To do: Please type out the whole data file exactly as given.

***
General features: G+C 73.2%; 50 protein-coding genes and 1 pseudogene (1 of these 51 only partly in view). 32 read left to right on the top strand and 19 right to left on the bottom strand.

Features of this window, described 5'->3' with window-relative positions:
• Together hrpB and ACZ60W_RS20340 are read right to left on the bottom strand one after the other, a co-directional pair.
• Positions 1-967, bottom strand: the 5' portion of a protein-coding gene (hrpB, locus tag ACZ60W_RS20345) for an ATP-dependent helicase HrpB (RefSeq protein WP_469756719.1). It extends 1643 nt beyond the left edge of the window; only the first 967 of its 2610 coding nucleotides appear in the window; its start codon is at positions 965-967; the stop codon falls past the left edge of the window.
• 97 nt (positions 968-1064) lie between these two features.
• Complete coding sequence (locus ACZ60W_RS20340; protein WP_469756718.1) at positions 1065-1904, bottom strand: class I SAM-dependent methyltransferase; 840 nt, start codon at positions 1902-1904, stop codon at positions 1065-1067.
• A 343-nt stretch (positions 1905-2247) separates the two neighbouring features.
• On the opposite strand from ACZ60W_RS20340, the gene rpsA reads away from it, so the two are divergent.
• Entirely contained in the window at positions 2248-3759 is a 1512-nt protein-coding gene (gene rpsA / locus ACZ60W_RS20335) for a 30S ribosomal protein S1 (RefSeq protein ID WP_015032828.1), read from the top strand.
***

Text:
General features: G+C 73.2%; 50 protein-coding genes and 1 pseudogene (1 of these 51 only partly in view). 32 read left to right on the top strand and 19 right to left on the bottom strand.

Features of this window, described 5'->3' with window-relative positions:
• Together hrpB and ACZ60W_RS20340 are read right to left on the bottom strand one after the other, a co-directional pair.
• Positions 1-967, bottom strand: the 5' portion of a protein-coding gene (hrpB, locus tag ACZ60W_RS20345) for an ATP-dependent helicase HrpB (RefSeq protein WP_469756719.1). It extends 1643 nt beyond the left edge of the window; only the first 967 of its 2610 coding nucleotides appear in the window; its start codon is at positions 965-967; the stop codon falls past the left edge of the window.
• 97 nt (positions 968-1064) lie between these two features.
• Complete coding sequence (locus ACZ60W_RS20340; protein WP_469756718.1) at positions 1065-1904, bottom strand: class I SAM-dependent methyltransferase; 840 nt, start codon at positions 1902-1904, stop codon at positions 1065-1067.
• A 343-nt stretch (positions 1905-2247) separates the two neighbouring features.
• On the opposite strand from ACZ60W_RS20340, the gene rpsA reads away from it, so the two are divergent.
• Entirely contained in the window at positions 2248-3759 is a 1512-nt protein-coding gene (gene rpsA / locus ACZ60W_RS20335) for a 30S ribosomal protein S1 (RefSeq protein ID WP_015032828.1), read from the top strand.